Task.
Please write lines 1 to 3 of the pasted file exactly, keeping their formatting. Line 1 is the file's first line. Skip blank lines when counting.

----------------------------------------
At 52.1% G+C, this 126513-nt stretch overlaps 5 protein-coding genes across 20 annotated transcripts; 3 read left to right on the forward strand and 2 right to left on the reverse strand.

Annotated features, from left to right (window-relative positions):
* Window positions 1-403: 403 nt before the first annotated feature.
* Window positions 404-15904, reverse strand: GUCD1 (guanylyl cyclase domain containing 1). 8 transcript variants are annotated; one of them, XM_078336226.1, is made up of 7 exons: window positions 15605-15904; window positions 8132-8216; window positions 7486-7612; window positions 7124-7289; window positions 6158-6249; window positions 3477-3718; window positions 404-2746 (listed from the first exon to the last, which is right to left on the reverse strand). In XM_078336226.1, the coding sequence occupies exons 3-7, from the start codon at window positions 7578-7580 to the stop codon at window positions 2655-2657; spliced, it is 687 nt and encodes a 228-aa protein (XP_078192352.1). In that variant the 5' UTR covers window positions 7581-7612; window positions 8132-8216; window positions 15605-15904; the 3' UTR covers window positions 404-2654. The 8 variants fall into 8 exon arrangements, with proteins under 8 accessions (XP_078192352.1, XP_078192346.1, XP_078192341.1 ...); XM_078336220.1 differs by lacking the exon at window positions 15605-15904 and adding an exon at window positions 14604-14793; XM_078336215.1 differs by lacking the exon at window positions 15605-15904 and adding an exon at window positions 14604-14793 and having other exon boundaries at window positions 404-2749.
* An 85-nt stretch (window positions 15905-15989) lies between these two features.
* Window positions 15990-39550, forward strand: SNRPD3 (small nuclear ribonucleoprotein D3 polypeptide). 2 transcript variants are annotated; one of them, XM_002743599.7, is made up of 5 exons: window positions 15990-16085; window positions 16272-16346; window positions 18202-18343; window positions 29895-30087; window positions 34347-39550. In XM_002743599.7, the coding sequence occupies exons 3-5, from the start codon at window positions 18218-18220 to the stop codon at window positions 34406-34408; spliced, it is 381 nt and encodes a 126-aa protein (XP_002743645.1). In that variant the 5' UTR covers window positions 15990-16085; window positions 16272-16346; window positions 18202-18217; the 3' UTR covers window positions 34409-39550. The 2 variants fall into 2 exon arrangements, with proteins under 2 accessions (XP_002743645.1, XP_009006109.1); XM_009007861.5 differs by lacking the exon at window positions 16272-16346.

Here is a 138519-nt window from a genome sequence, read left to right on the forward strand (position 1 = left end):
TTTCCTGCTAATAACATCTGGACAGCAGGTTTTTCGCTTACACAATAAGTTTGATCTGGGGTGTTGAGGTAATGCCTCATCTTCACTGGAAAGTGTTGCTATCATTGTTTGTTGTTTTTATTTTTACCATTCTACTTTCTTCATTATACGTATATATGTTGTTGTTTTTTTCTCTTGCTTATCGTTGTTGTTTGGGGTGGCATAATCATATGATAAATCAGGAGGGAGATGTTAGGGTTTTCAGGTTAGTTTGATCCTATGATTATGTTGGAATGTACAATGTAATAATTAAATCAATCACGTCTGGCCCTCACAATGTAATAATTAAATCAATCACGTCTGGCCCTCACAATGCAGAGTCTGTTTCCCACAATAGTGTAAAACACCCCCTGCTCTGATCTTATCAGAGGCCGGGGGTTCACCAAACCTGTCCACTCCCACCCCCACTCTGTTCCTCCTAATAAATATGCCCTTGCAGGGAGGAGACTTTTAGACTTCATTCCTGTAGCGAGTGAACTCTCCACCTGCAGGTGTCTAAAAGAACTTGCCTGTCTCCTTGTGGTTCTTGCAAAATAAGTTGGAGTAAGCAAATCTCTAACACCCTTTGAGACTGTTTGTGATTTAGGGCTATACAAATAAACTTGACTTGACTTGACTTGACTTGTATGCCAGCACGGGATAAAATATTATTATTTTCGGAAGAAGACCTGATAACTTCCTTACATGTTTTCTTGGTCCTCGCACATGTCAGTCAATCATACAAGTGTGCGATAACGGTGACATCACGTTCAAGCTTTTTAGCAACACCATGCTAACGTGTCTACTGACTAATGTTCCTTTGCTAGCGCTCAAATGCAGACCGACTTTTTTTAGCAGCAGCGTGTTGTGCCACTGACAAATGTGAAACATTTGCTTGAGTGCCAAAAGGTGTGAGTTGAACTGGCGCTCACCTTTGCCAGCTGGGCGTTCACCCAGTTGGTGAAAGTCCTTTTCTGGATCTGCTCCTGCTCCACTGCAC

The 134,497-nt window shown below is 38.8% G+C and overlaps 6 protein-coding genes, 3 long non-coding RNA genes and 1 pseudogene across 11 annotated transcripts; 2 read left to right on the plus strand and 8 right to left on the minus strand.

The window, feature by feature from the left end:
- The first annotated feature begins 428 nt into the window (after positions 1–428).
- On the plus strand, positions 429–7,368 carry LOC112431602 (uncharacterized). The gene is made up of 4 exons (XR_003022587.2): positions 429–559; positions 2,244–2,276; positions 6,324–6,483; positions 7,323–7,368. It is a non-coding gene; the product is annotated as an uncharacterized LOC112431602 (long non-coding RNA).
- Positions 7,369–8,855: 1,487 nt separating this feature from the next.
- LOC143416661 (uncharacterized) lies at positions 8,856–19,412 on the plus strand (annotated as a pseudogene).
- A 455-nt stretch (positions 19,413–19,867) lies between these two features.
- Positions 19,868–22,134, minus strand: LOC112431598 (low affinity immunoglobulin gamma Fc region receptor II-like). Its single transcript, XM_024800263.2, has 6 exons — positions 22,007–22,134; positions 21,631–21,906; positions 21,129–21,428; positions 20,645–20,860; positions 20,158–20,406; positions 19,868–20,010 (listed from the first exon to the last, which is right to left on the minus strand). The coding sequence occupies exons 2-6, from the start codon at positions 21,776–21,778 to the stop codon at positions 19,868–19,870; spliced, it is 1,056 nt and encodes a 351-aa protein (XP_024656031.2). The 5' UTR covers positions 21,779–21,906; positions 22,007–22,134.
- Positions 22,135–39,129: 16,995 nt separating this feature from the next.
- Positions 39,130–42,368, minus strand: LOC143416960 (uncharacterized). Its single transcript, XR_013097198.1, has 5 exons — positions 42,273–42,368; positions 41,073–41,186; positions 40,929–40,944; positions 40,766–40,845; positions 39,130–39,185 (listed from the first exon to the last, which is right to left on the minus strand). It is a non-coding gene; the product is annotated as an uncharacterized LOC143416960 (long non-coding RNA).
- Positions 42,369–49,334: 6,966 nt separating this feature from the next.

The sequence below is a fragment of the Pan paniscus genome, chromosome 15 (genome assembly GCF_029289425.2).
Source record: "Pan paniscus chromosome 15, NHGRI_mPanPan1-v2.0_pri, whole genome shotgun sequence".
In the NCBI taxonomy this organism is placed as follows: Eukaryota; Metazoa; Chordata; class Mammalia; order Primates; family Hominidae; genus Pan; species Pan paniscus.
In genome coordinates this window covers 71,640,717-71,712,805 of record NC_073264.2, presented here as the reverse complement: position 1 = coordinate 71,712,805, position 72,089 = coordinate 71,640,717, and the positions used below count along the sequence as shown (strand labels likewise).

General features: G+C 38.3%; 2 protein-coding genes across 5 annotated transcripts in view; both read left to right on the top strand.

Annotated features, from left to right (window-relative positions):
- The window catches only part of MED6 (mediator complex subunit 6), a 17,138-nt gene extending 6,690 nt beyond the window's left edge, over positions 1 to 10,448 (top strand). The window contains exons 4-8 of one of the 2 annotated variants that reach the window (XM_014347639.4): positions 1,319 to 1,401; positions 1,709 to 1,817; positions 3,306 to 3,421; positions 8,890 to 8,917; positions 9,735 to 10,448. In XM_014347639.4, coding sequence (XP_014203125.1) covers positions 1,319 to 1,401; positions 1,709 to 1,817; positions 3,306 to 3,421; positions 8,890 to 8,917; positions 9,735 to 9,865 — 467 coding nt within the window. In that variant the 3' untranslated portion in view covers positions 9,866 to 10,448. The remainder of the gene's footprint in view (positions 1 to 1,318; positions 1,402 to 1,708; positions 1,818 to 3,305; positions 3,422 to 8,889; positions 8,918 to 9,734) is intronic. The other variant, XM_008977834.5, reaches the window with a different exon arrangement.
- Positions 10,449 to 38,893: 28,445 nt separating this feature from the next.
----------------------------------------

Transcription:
At 52.1% G+C, this 126513-nt stretch overlaps 5 protein-coding genes across 20 annotated transcripts; 3 read left to right on the forward strand and 2 right to left on the reverse strand.

Annotated features, from left to right (window-relative positions):
* Window positions 1-403: 403 nt before the first annotated feature.